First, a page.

We all want to believe in that rosy picture of healthy, happy children playing with each other, in complete harmony with nature and the world. So where do we go wrong? When does this innocence give way to pent up emotions like anger, guilt and regret? At what point do we turn these children into anti-social elements? All these questions and more came up during this Friday’s Chatting over Coffee, which discussed juvenile delinquency and the media influence.
In a society like ours, where childhood and innocence are invariably linked, what gives rise to crime among children? To identify the root of this issue, it is necessary to probe a little deeper into our concepts of ‘childhood’. This, either by stepping into the shoes of a child who develops his or her sense of self based on societal pressures and expectations, or even just by going back to our childhood days.
To begin with, a child starts forming an identity, a sense of self, by exploring the world around him or her. This child shapes himself or herself based on the very strong influences of family and society. He or she learns that he or she will have to live up to certain expectations. These expectations are set by the society and the family based on popular notions which may or may not be healthy for the child. But being commonly accepted, the child is taught at a very young age, through his or her interactions with people around him or her, that these are the ideas that the child must believe in. For example, a child who wants to be a bus conductor is taught that it is a ‘lowly’ job and does not fit in the kind of role the child is expected or ‘supposed’ to play in the society.
Though this may seem to be a very trivial matter, this hinders the process of the child developing an identity for himself or herself, and forming interests, passions and beliefs which form the basis for the child’s sense of self. When this sense of self is built on such a shaky foundation, is it any wonder that it comes crashing down at some point of time? A minor is always looked down upon as one who cannot take decisions for oneself. This kind of undermining the child’s status also builds up resentment in the child.
So how does this connect to juvenile delinquency? Its pretty simple. These societal influences are the ones that shape a child’s behaviour. So now we can say that if a child indulges in crime of any sort, a major chunk of the responsibility must be borne by the society itself. A few examples might give us a clearer picture.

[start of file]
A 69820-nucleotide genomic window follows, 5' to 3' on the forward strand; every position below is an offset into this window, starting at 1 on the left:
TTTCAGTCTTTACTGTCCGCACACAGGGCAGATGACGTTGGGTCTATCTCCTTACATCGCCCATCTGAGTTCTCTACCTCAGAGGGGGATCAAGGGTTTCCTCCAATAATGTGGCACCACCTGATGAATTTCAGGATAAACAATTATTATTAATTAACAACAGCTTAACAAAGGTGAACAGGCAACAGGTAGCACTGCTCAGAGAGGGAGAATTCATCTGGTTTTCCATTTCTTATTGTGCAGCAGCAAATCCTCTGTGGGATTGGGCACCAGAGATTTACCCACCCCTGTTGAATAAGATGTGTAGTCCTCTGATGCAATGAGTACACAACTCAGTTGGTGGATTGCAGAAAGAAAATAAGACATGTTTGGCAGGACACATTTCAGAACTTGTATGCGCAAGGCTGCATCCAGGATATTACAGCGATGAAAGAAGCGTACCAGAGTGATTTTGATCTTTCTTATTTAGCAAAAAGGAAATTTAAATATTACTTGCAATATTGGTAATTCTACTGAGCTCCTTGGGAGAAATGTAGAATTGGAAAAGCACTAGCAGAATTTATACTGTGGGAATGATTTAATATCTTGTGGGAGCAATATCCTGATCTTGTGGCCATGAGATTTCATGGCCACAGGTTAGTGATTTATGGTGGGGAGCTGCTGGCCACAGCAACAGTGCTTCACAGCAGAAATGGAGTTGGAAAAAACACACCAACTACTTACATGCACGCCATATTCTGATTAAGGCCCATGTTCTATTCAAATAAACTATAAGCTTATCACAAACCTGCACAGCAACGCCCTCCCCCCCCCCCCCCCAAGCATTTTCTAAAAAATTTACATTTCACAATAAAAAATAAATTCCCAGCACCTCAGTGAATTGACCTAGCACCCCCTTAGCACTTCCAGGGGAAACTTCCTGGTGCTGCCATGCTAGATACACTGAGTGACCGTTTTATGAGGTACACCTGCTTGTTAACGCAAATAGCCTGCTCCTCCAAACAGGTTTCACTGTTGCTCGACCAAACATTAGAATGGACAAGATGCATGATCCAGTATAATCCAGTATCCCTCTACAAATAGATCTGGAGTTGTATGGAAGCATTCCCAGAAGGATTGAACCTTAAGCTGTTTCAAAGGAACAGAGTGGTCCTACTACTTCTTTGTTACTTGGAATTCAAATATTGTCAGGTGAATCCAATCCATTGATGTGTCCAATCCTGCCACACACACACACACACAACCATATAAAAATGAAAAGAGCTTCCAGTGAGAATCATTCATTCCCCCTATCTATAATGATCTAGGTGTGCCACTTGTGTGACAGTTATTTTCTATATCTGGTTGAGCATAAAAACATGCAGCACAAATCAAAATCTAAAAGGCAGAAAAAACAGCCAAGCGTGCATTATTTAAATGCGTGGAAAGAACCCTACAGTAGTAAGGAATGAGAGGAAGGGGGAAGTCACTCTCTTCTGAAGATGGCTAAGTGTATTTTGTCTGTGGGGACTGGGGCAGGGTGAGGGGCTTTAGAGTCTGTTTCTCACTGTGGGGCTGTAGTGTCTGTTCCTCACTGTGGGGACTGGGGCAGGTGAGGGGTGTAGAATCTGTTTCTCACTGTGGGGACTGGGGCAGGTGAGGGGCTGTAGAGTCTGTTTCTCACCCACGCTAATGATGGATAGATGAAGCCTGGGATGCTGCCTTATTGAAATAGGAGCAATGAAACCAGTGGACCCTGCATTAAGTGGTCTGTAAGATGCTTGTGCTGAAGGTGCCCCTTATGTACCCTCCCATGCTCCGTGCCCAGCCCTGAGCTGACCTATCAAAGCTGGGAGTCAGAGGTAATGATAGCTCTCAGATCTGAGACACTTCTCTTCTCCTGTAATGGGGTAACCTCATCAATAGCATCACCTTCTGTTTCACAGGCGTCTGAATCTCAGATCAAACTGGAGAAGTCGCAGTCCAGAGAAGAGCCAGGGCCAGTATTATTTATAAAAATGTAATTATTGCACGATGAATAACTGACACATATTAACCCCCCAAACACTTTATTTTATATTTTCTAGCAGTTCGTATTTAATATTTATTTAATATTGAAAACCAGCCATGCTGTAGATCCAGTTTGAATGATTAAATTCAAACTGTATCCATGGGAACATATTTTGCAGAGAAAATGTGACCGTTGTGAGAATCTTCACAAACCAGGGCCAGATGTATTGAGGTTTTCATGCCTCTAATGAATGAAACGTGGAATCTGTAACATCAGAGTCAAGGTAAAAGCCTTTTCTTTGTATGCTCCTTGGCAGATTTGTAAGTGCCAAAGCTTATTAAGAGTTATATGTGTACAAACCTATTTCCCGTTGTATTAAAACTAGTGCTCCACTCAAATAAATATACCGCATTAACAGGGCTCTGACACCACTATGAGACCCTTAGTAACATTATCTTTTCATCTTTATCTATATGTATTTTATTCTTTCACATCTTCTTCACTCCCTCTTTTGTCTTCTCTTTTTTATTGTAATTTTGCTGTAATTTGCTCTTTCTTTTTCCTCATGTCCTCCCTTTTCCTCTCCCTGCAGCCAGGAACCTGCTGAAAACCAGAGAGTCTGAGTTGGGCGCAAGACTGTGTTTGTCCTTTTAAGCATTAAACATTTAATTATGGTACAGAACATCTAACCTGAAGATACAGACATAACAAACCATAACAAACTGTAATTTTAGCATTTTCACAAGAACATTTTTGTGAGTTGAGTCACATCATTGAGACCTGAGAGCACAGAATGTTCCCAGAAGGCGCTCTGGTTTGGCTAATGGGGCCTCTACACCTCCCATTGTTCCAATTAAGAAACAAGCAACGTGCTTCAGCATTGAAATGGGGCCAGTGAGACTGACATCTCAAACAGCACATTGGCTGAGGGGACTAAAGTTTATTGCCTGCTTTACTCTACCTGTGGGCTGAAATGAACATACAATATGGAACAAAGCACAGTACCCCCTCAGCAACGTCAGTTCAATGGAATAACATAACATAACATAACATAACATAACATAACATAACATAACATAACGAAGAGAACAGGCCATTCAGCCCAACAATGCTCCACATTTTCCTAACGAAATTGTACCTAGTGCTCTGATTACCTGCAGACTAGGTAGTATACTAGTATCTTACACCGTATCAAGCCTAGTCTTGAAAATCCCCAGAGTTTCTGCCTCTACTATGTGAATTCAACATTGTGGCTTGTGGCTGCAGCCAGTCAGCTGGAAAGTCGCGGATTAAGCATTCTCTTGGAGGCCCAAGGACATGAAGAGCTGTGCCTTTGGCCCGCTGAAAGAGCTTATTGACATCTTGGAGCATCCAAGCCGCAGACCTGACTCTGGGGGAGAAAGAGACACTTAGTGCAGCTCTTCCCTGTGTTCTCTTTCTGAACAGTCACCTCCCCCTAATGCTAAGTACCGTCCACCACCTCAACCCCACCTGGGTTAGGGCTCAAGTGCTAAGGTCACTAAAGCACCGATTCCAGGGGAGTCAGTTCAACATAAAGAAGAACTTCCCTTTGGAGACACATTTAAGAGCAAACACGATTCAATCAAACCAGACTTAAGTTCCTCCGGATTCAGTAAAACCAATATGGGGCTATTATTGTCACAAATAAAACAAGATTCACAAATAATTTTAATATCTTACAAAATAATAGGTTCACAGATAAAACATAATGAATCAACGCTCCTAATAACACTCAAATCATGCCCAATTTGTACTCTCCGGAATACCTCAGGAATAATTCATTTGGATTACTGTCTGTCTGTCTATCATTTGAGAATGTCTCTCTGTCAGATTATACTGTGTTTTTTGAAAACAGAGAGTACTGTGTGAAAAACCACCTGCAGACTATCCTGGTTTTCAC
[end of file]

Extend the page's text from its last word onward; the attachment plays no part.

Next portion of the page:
Take the case of a child who is beaten up every day for no reason, or maybe small mistakes. This child grows up learning and absorbing the wrong idea that violence is the only way to react to any unpleasant situation. Unpleasant situation as in one which does not work out in the way we want it to. So naturally when the child does not like something, violence is going to be the path he or she turns to in an attempt to set things right.
Or say a child who is hungry steals food…
Or a child who is angry kills…
Now to examine where the media comes into this. In today’s context it is not possible to distinguish the society from its media. People in a society are simply blind followers of values, beliefs and ideologies that are propagated by its various media. The same holds true for children. Violent video games, movies, cartoons and the like cater to young, impressionable minds and implant value systems which we would consider quite inappropriate in them. Insensitivity to the value of life, to ethics, to ethical practices is held in high esteem by the media we encounter every single day of our lives. This passes on to children and invariably they end up believing in things that can lead them to get themselves involved in anti social activities. The protagonist in a movie might kill a villain and harp about this as a great achievement. Here the value of life is understated and not given due importance. Minor, everyday things like these build up, starting small but growing into something quit big and sinister.
How do we change? Change can come about only through conscious effort. A better approach by juvenile rehabilitation homes, less stigma, less of blind media propagated beliefs may be a start. Once again, it all comes down to us. The change starts within ourselves, and then moves on to family, community, society and ultimately the nation. Lets try to be a little less judgemental, a little more trusting, and learn to question what we think is wrong. Let us stand on our own feet and decide our own beliefs rather than let someone else do it for us. Then we can hope for a better place, a better world. Where childhood is still beautiful.